An optical-cavity-based multiwavelength sensor is developed for object discrimination and position finding. The working principle of this device employs the multiple laser beam triangulation method to determine object position in addition to its ability to recognize them. The multiwavelength sensor employs five different identically polarized and overlapped laser light beams that are sequentially pulsed and launched through a custom-made curved optical cavity to generate multiple laser spots for each laser. The intensities of the reflected light beams from the different spots are detected by a high-speed area scan image sensor. The discrimination between five different objects, namely, brick, cement sheet, roof tile, cotton, and leather is accomplished by calculating the slopes of the objects' reflectance spectra at the employed wavelengths. The object position (coordinates) are determined using the triangulation method, which is based on the projection of laser spots along determined angles on the objects and the measurements of the objects' reflectance spectra using an image sensor. Experimental results demonstrate the ability of the multiwavelength spectral reflectance sensor to simultaneously discriminate between different objects and predict their positions over a 6 m range with an accuracy exceeding 92%.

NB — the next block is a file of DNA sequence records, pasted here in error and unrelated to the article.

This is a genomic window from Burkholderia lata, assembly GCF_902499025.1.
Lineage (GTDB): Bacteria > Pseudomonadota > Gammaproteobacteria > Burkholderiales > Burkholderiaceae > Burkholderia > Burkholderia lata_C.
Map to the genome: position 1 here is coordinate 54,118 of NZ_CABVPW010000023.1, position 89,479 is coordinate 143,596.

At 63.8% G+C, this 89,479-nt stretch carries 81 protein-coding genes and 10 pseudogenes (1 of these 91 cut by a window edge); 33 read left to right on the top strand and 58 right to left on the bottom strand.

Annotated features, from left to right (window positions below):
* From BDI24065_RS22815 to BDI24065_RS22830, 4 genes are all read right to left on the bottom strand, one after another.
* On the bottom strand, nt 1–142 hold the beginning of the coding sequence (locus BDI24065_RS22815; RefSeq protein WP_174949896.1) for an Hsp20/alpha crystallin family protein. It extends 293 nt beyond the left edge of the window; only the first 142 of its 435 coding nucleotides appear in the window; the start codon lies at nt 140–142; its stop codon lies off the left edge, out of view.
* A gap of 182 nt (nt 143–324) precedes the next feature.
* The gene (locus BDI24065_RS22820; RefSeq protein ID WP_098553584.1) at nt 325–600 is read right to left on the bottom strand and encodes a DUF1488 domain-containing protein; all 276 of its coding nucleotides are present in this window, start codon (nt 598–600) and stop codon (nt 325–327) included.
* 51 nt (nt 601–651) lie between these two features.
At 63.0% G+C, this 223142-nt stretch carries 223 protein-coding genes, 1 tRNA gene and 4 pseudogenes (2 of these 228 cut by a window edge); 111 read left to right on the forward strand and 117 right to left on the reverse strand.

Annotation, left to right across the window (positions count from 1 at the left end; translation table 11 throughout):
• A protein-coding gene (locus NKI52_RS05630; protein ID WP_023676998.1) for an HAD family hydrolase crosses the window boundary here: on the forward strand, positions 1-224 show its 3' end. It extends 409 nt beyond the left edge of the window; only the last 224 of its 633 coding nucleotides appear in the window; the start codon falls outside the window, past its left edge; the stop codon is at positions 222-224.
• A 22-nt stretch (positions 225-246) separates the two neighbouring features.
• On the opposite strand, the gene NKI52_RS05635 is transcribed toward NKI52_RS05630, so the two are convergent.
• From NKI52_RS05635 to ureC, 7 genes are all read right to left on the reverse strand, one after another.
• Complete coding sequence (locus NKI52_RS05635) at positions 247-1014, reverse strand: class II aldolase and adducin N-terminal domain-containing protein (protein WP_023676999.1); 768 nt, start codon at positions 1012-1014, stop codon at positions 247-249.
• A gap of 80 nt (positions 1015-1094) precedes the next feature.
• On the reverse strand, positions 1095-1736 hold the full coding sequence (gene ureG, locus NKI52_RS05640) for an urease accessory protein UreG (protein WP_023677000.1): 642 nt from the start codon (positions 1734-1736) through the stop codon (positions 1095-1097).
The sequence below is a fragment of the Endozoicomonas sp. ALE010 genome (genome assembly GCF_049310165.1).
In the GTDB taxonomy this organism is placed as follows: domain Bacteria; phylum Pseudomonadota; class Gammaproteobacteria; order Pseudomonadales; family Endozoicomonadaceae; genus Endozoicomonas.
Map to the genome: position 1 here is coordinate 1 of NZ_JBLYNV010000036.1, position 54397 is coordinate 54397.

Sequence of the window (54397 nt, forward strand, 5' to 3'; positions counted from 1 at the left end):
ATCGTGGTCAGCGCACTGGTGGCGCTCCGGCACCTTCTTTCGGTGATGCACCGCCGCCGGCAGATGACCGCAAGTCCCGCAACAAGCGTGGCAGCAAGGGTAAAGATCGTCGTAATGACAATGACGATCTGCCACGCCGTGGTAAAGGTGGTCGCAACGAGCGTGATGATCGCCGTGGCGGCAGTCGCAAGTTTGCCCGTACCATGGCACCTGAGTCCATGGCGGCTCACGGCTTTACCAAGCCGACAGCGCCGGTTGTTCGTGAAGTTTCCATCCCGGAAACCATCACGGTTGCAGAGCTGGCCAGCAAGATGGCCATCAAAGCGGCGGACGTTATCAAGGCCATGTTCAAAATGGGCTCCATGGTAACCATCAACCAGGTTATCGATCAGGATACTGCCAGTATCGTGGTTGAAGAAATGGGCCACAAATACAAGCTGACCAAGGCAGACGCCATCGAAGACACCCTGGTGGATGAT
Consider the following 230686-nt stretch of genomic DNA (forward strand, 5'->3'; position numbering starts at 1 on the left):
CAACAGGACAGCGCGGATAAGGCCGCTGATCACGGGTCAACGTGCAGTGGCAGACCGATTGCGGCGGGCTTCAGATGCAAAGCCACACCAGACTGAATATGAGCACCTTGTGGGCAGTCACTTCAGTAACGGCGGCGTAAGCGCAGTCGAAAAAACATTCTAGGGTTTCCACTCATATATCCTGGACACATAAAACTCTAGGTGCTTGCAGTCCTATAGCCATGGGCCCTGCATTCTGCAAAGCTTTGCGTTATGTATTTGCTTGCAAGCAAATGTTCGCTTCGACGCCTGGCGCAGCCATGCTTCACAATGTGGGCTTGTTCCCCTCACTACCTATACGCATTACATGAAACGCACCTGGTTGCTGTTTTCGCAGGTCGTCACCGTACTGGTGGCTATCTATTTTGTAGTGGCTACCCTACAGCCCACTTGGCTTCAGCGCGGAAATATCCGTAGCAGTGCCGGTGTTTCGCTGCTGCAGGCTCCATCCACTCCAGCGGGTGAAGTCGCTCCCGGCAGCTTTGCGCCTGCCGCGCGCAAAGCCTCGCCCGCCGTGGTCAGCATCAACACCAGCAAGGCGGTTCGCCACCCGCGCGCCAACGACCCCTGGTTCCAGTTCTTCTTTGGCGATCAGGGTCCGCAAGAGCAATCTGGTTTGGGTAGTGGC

© 2011 IEEE
Kavitha Venkataraayan, Sreten Askraba, Kamal E. Alameh, and Clifton L. Smith, "Optical-Cavity-Based Multiwavelength Sensor for Spectral Discrimination and Object Position Detection," J. Lightwave Technol. 29, 2365-2371 (2011)